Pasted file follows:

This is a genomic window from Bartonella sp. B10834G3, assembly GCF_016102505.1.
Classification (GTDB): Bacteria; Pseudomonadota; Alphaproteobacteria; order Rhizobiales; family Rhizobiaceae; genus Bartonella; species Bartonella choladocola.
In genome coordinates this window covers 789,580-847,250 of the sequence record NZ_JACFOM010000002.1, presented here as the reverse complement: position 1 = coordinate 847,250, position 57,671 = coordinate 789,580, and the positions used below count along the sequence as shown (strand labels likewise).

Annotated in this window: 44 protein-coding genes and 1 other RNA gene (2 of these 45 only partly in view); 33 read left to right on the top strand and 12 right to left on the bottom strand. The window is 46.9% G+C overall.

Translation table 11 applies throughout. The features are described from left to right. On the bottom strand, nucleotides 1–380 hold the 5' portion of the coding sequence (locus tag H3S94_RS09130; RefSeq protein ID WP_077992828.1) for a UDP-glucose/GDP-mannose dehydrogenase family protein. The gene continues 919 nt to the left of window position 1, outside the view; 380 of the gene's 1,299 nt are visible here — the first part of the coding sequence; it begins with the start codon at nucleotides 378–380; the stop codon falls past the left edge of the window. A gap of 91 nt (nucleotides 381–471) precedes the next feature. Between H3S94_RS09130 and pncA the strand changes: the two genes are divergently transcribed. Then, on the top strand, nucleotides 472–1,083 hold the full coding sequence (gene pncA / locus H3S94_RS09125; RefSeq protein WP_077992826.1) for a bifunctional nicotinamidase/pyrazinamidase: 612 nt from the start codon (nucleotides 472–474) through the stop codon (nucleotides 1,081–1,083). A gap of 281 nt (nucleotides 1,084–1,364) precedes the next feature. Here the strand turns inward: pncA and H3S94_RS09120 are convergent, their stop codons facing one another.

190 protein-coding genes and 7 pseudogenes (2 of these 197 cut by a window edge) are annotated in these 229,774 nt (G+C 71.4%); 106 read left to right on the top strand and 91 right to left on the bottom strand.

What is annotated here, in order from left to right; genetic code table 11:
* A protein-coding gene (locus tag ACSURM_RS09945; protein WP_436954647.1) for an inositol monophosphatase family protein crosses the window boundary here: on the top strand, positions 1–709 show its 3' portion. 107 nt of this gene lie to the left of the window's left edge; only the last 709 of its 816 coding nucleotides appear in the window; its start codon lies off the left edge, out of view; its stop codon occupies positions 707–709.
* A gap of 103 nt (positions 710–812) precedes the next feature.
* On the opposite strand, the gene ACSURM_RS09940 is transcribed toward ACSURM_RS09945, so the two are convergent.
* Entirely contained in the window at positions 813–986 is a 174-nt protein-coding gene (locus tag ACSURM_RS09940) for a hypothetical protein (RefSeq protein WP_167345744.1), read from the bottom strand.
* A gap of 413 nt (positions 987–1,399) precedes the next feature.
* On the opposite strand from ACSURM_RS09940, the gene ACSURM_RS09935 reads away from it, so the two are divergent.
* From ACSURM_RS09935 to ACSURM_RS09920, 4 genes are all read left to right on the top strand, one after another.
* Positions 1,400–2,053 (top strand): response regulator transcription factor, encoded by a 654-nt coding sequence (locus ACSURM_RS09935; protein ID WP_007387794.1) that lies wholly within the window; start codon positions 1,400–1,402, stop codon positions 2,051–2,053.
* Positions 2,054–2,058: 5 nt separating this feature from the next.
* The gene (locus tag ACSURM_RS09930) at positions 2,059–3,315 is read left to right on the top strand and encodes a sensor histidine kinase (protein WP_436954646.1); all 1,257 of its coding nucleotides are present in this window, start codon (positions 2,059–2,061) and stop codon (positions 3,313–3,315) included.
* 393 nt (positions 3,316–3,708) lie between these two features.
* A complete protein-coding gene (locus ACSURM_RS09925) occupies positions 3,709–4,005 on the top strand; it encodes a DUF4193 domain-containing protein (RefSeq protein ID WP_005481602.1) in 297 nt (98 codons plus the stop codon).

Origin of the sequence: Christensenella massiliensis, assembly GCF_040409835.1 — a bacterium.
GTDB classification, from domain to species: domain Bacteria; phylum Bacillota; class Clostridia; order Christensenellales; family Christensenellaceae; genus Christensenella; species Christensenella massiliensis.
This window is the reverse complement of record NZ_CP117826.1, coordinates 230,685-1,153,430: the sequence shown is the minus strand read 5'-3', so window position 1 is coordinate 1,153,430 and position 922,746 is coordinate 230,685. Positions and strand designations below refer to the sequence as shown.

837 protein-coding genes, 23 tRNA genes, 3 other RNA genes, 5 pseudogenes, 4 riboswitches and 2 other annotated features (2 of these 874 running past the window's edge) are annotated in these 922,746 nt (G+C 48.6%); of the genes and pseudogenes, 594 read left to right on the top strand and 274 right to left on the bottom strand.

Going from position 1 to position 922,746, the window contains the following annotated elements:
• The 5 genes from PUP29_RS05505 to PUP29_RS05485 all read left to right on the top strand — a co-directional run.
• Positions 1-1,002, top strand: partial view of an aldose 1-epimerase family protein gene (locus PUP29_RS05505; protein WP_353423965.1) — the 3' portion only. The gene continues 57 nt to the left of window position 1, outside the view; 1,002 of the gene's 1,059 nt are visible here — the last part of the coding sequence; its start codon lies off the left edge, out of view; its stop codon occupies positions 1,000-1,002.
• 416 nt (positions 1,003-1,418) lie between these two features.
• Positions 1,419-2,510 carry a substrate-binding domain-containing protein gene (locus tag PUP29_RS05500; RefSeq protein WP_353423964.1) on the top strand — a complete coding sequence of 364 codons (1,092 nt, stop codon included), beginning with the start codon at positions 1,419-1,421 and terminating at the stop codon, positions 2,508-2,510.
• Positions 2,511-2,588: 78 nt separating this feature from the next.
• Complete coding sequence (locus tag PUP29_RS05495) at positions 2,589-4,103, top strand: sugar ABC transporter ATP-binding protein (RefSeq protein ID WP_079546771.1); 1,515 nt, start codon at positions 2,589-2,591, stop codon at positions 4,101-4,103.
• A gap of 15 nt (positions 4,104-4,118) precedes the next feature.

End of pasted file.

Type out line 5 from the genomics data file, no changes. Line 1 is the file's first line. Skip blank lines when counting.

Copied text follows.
Translation table 11 applies throughout. The features are described from left to right. On the bottom strand, nucleotides 1–380 hold the 5' portion of the coding sequence (locus tag H3S94_RS09130; RefSeq protein ID WP_077992828.1) for a UDP-glucose/GDP-mannose dehydrogenase family protein. The gene continues 919 nt to the left of window position 1, outside the view; 380 of the gene's 1,299 nt are visible here — the first part of the coding sequence; it begins with the start codon at nucleotides 378–380; the stop codon falls past the left edge of the window. A gap of 91 nt (nucleotides 381–471) precedes the next feature. Between H3S94_RS09130 and pncA the strand changes: the two genes are divergently transcribed. Then, on the top strand, nucleotides 472–1,083 hold the full coding sequence (gene pncA / locus H3S94_RS09125; RefSeq protein WP_077992826.1) for a bifunctional nicotinamidase/pyrazinamidase: 612 nt from the start codon (nucleotides 472–474) through the stop codon (nucleotides 1,081–1,083). A gap of 281 nt (nucleotides 1,084–1,364) precedes the next feature. Here the strand turns inward: pncA and H3S94_RS09120 are convergent, their stop codons facing one another.